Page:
Bidders are anxious on outstanding Quinn claims
Several of the bidders for Quinn Insurance are not prepared to buy the entire company, particularly its outstanding claims, while others are now seeking State protection if these claims exceed forecasts.
It is understood that Anglo Irish Bank has bid for the entire company, but the reluctance of others to buy the whole business intact raises questions over who will absorb the long-term cost of the claims at the company, which amounted to €1bn at the end of 2008.
Five firms, including Anglo, have been shortlisted in the bidding process, but some bidders only want to buy the existing customer base, but not what is known as the backbook, the liabilities that arise from decisions of the previous management. There is no question about the liabilities not being met in some way.
A range of measures could come into play if the claims are not part of any new structure.
Firstly, cash reserves are present at Quinn Insurance to absorb a portion of the liabilities, and other assets, including goodwill from a sale, can also be offset against the liabilities.
However, there is a danger that if these measures were not enough, the Insurance Compensation Fund, which contains €30m, could be called upon.
The Irish Independent understands that any bidders not prepared to take on the existing liabilities will be expected to pay a higher premium for the remainder of the business.
The firm is being sold by Australian bank Macquarie, after being hired by Grant Thornton. It is possible that it will be broken up and the portion sold, minus the outstanding claims, put into a new vehicle.
The administrators -- Grant Thornton -- who are running the company, send over monthly management accounts to the Financial Regulator, and these contain an update on how the claims are performing. It is understood several actuarial reports on the subject are also with the administrators.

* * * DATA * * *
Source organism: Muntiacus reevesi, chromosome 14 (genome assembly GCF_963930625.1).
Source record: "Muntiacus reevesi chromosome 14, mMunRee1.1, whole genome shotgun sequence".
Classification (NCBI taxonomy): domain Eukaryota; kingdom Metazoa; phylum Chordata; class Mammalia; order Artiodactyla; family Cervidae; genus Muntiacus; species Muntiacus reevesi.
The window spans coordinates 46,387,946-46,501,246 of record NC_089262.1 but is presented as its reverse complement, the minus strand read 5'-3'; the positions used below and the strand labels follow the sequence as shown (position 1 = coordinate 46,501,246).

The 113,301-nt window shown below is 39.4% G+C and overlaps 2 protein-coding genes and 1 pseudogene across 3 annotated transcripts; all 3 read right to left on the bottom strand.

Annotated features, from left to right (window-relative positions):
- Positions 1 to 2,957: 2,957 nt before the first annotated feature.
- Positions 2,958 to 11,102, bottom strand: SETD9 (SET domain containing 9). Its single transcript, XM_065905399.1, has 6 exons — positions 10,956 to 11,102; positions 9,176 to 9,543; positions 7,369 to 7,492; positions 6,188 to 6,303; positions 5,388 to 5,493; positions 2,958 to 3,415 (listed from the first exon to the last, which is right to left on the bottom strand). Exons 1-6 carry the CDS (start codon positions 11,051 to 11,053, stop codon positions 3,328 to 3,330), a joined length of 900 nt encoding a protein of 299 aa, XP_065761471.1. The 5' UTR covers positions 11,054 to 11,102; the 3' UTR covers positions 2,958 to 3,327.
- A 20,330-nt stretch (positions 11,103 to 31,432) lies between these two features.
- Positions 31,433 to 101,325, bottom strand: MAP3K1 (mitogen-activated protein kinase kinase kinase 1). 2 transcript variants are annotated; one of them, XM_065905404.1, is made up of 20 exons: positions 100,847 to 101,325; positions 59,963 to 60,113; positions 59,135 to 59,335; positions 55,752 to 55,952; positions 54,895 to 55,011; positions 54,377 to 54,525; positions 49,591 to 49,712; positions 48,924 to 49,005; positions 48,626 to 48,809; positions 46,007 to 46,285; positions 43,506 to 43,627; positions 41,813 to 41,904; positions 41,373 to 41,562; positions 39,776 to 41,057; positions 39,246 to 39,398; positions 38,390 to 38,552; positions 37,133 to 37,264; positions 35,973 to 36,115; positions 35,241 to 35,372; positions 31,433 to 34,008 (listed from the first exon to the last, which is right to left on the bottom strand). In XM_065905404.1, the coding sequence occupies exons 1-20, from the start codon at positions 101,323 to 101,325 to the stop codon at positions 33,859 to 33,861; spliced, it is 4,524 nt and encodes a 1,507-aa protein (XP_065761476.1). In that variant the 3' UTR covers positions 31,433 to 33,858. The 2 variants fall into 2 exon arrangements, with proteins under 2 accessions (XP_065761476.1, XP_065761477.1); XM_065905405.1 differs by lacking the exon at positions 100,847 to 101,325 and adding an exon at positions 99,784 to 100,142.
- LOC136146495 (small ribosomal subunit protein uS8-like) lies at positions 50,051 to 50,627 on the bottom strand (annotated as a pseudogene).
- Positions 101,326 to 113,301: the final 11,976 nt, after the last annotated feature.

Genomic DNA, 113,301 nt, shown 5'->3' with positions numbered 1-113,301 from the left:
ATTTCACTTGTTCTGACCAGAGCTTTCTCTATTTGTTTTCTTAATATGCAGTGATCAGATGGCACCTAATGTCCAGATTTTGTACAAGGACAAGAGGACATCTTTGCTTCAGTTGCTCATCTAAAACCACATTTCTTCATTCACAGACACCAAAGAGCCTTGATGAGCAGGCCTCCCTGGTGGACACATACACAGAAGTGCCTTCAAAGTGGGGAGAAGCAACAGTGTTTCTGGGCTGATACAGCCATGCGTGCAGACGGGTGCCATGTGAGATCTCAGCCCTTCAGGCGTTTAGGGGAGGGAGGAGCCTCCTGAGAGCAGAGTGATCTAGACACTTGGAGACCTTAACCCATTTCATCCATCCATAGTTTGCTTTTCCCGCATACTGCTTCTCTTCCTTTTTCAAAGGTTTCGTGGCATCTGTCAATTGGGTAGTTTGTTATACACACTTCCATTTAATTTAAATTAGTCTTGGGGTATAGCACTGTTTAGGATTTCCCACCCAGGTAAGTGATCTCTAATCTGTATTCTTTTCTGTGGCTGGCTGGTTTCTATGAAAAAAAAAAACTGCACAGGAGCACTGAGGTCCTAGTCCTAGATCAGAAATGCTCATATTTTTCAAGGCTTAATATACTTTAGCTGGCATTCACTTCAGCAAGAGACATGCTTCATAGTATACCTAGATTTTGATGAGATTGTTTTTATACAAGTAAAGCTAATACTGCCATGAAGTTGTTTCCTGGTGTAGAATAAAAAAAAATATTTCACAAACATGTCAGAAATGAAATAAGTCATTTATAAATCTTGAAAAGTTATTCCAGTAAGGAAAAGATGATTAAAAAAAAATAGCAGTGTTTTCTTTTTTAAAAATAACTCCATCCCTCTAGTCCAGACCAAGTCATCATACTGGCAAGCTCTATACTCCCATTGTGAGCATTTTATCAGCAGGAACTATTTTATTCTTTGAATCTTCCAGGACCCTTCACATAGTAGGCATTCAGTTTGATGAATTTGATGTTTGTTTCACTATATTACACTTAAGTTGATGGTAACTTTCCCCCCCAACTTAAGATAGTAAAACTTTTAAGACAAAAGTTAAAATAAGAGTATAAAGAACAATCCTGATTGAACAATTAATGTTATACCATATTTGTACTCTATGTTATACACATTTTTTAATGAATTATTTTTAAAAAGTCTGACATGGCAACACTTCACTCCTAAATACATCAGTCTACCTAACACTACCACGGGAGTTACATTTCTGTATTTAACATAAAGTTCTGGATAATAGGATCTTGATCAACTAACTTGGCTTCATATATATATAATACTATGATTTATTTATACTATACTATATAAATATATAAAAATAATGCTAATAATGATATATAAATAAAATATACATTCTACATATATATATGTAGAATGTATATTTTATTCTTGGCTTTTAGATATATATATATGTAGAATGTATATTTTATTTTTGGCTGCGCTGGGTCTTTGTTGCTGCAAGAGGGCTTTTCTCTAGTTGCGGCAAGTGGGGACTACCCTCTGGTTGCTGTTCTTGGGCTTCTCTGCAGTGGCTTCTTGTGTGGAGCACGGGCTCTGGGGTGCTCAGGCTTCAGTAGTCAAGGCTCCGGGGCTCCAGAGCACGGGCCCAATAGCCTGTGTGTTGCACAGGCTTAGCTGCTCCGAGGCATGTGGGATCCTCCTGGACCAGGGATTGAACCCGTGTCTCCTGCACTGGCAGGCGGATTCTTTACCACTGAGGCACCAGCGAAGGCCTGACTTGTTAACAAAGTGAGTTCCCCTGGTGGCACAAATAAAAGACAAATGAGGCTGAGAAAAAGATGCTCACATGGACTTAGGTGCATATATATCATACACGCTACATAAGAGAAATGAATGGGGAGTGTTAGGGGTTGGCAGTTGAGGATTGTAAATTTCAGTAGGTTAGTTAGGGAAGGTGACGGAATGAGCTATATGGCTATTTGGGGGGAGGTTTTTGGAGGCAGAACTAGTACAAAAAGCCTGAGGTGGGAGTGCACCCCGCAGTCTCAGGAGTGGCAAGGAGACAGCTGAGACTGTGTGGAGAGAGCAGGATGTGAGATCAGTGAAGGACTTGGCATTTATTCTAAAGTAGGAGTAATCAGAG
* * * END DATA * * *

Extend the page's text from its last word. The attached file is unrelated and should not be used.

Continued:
One insurance source familiar with the bidding said there was no major commercial company that would take on the uncertainty of the Quinn outstanding claims.
"It wouldn't get shareholder approval, taking on that kind of uncertainty, at least unless some guarantees are put in place."
Another said: "95pc of buyers would simply say, why take that risk?''
Sources in Dublin have spoken to the Irish Independent about the risks in the Quinn Insurance balance sheet, with a large part of the assets made up of investments in other Quinn companies, many of them concentrated in the hotel, pub and waste industries.
These assets took write-downs in value in 2008 and may need to be written down further in the light of the deep recession in Ireland.
The Department of Finance said this week there was €30m in the Insurance Compensation Fund, which is funded through a levy on the entire industry.
It is controlled by the president of the High Court, who appoints an accountant to supervise it. If the €30m was inadequate, the industry or the taxpayer would be called upon to bolster that fund, although any additional cost could be spread out over a number of years.
Anglo for its part is planning to combine with an insurance partner, although often voiced concerns by the Financial Regulator about its bid remain.